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Basketball - Men's College

Betting on March Madness payoff

    Call it the new March Madness: trying to determining Oregon’s reward for hosting the NCAA men’s basketball tournament in three weeks.

    The arrival of college sports’ biggest show may not be quite the economic bonanza some imagine. It also seems unlikely to be a dud, as some economists envision, because of the national recession. The reality will likely be somewhere in between, but most — including leading Oregon lawmakers — say it is worth the gamble.

    When the Oregon Legislature did away with the Sports Action lottery game in 2005, it cleared the way for the NCAA Tournament to return for the first time since 1983. But since that move, the state’s budget has dug itself a projected $3 billion hole. In hindsight, bringing March Madness — and its fleeting revenue — at the expense of a lottery game and its consistent revenue — may seem like a crazy idea.

    “Everything’s going south on us,” said Senate President Peter Courtney, D-Salem. “But no, I don’t have any misgivings about it. We love our basketball here.”

    Tournament games return to Oregon this year for the first time since 1983, and to Portland for the first time since 1975. Follow along as The Oregonian counts down to the tournament.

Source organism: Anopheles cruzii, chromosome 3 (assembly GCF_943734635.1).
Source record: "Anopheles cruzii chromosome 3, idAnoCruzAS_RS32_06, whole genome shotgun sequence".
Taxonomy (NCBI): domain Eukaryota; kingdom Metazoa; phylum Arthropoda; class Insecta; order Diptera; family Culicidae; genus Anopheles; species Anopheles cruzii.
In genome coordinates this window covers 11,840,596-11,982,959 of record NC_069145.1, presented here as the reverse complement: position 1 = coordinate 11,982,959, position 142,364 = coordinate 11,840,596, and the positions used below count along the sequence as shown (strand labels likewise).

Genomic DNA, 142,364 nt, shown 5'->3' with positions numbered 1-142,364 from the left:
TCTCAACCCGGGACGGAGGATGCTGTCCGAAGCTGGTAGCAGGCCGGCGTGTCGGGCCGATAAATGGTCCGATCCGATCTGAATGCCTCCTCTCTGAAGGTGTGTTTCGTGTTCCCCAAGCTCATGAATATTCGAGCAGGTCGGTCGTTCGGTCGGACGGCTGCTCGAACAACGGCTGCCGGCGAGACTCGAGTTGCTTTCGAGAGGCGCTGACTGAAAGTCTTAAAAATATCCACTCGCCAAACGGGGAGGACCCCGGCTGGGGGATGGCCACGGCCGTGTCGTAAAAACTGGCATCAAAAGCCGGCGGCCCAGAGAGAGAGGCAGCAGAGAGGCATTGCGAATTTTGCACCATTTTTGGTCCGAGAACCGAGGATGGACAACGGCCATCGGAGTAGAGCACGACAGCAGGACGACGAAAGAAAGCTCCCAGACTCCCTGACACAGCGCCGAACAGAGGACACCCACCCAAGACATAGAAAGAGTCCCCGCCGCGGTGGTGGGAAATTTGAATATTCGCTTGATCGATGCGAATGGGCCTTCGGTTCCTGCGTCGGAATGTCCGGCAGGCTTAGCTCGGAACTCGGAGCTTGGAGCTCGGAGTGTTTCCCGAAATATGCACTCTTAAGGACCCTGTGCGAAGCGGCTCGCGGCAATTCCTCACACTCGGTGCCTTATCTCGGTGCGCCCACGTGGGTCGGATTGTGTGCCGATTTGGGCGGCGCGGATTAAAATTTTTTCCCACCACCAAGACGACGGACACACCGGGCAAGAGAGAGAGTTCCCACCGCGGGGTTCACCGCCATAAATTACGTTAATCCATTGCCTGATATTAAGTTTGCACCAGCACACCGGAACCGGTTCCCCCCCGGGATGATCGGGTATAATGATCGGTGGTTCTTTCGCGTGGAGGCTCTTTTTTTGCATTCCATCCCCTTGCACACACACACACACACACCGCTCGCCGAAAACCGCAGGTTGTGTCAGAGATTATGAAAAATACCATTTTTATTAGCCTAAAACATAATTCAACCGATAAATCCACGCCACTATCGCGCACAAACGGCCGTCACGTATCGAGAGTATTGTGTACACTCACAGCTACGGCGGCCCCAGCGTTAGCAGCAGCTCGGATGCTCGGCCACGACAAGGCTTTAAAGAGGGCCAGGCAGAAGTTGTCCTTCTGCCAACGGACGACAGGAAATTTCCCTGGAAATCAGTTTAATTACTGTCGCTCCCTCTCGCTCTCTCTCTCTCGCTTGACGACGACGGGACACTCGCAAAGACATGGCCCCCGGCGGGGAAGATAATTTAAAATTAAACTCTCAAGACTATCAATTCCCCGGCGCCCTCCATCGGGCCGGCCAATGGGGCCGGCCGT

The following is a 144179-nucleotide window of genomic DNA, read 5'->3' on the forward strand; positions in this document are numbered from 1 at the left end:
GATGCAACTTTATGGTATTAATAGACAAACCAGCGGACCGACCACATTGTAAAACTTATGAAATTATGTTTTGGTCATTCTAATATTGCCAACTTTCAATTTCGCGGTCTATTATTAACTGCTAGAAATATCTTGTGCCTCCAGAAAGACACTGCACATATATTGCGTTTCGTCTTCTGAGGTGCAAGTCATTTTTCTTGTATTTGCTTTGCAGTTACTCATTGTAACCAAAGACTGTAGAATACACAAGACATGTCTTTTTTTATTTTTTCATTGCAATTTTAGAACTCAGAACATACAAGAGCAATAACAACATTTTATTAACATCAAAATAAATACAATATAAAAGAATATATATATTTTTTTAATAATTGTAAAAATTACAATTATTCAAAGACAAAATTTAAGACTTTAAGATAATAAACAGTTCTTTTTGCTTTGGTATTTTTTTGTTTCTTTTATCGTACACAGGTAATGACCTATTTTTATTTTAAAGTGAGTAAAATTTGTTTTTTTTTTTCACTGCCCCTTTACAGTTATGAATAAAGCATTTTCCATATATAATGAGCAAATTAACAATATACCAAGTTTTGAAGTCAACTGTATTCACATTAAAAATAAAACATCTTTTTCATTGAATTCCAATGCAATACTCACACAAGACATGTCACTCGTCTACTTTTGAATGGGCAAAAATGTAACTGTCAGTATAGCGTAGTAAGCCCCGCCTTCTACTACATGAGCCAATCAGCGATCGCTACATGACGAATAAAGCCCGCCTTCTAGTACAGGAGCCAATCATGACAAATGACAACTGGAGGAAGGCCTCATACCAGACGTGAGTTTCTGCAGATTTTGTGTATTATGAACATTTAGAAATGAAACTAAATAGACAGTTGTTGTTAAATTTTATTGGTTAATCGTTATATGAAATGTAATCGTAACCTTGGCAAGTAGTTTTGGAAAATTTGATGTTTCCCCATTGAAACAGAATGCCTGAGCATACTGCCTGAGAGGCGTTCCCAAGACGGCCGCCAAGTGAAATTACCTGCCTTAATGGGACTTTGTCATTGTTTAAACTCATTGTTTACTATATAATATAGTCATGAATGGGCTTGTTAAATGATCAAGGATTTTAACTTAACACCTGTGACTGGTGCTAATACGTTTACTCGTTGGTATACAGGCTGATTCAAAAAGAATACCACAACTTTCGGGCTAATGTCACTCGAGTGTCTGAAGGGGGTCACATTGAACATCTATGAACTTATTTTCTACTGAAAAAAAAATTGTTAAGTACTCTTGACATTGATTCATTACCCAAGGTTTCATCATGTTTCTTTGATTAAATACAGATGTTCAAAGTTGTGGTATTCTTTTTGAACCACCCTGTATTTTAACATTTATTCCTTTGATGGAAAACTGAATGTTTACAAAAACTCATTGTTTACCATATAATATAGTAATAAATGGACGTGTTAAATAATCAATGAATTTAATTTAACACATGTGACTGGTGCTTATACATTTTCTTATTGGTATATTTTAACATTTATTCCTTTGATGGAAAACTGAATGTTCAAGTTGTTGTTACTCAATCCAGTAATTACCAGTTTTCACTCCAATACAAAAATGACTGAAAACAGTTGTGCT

And many others who love basketball will come here for the tournament. The eight schools that draw Portland seeds for the first- and second-round games at the Rose Garden on March 19 and 21 will have a total allotment of 6,800 tickets. Toss in a few hundred NCAA officials, future hosts, broadcast partners and corporate types, and it should fill many hotels and restaurants.

    Drew Mahalic of the Oregon Sports Authority, which pushed for the legislation to bring the NCAAs back after its 26-year hiatus, said what he projects to be $10 million in economic impact, along with the possibility of future NCAA events, make trading betting for basketball a no-brainer.

    — Excerpt from The Oregonian, February 26, 2009


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